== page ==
We didn’t want to pay for admission because it was nice to see this castle from upstairs. The picture-perfect landscape was stressed by a strong rainbow (Pic.32).
I had to give our car back at 15:00, so right after an amazing view towards Loch Ness with the lovely rainbow on the foreground, we set towards Inverness. After 15:00 we had another 3 hours to carry on sightseeing the biggest city on this lonely area. The biggest amazement for me were flowering cherries! In Poland, I could see the earliest flowering cherry trees after 20th April (Pic. 33).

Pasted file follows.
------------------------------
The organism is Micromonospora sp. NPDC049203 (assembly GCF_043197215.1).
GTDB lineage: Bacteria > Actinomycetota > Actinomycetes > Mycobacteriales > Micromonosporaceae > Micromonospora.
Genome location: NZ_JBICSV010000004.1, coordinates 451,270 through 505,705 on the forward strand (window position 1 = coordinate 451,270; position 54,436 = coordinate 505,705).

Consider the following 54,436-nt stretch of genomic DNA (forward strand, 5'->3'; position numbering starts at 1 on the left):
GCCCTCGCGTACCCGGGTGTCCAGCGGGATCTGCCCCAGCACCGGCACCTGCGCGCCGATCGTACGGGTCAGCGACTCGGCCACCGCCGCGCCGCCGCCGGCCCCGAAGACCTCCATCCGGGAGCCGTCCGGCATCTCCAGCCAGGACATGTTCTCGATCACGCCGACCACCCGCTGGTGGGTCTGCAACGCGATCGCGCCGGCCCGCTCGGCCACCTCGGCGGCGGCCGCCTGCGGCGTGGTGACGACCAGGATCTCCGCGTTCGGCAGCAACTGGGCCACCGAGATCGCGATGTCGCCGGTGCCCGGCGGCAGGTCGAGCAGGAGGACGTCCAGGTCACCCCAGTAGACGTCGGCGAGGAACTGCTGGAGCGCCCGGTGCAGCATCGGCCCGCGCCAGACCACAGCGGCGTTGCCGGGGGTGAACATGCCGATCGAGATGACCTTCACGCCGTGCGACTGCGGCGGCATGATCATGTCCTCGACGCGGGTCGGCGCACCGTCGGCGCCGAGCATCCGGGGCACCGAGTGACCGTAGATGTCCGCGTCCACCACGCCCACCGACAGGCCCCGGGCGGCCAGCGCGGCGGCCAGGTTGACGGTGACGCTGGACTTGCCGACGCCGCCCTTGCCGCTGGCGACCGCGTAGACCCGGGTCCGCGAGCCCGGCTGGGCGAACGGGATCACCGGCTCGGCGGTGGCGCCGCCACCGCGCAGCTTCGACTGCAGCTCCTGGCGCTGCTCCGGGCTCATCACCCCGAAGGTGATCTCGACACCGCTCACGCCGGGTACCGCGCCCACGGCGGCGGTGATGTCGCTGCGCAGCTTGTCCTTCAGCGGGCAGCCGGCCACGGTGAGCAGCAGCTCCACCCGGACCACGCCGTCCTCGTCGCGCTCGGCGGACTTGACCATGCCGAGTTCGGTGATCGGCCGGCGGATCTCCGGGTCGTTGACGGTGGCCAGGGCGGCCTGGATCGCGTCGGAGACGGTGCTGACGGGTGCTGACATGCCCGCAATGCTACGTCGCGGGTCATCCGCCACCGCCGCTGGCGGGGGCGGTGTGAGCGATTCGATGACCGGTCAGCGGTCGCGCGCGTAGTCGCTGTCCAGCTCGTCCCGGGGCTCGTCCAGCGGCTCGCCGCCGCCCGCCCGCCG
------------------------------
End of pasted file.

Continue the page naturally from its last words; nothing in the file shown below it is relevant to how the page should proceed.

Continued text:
It’s not hard to spot the Scottish language everywhere. This is a Celtic language family, more similar to Irish and Welsh (Pic. 34) which is spoken as 2nd language in the whole Highland area.
We rounded off our walking around Inverness close to the Kessock Bridge (Pic. 35). The Kessock Bridge divides Moray Firth (Pic. 36) and smaller aside Beauly Firth (Pic. 37). The total length of this bridge is more than 1km, so it makes it such a remarkable object.
On the way back to the city centre was raining again, but we couldn’t resist visiting the Caledonian Canal inside the Inverness industry area. After this, we went to the bus station. We departed from Inverness at 18:30 and after 3,5-hour journey arrived in Edinburgh…
The next part of this trip in the next article, immediately following this one.